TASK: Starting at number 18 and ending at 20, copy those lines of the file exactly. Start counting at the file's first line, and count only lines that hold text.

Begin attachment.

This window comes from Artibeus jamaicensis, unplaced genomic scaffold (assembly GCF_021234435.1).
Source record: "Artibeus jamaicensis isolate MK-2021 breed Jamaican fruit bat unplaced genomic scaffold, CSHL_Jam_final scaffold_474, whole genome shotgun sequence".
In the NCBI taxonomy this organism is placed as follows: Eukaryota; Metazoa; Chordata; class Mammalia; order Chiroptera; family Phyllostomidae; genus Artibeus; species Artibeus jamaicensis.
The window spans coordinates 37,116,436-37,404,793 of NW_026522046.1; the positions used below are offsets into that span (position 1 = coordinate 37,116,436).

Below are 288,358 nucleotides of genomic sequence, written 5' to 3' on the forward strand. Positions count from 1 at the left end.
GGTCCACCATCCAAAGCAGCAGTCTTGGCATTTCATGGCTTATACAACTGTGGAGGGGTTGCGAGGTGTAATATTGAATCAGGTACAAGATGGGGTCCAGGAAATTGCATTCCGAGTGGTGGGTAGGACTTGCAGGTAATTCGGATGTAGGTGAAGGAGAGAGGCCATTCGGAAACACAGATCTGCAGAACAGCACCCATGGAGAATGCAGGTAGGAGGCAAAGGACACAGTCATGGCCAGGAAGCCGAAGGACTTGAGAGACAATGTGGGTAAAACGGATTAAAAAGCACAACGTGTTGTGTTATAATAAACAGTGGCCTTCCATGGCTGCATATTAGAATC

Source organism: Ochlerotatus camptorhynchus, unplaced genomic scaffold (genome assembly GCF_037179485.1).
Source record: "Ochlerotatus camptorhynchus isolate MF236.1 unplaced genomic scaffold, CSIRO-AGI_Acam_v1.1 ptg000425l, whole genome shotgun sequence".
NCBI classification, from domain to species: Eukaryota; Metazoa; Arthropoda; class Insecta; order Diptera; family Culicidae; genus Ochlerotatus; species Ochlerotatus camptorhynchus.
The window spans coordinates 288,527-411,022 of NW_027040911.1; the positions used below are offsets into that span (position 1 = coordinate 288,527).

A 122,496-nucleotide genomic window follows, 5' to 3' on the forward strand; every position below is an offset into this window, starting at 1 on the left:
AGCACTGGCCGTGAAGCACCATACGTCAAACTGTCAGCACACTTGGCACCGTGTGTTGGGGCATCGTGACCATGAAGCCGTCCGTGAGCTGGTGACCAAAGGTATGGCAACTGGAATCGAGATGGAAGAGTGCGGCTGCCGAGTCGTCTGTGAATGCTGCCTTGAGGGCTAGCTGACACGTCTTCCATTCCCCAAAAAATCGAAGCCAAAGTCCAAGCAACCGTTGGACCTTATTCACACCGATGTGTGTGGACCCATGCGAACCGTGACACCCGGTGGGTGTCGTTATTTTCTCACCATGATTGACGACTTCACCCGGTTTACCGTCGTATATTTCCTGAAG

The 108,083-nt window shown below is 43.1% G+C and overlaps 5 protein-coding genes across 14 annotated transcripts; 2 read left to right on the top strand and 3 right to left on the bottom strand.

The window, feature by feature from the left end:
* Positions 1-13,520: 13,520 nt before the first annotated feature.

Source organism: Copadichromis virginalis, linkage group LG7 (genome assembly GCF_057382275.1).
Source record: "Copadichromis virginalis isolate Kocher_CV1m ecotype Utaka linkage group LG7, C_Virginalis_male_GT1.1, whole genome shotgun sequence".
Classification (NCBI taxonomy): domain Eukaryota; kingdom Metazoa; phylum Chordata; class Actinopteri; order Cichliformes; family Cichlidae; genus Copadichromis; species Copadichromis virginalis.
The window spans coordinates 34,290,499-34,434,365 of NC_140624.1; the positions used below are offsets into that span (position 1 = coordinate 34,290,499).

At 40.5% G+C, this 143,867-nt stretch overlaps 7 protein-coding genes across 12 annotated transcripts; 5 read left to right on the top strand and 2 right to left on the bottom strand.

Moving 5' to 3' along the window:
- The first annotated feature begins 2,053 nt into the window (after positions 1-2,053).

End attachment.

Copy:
Classification (NCBI taxonomy): domain Eukaryota; kingdom Metazoa; phylum Chordata; class Actinopteri; order Cichliformes; family Cichlidae; genus Copadichromis; species Copadichromis virginalis.
The window spans coordinates 34,290,499-34,434,365 of NC_140624.1; the positions used below are offsets into that span (position 1 = coordinate 34,290,499).

At 40.5% G+C, this 143,867-nt stretch overlaps 7 protein-coding genes across 12 annotated transcripts; 5 read left to right on the top strand and 2 right to left on the bottom strand.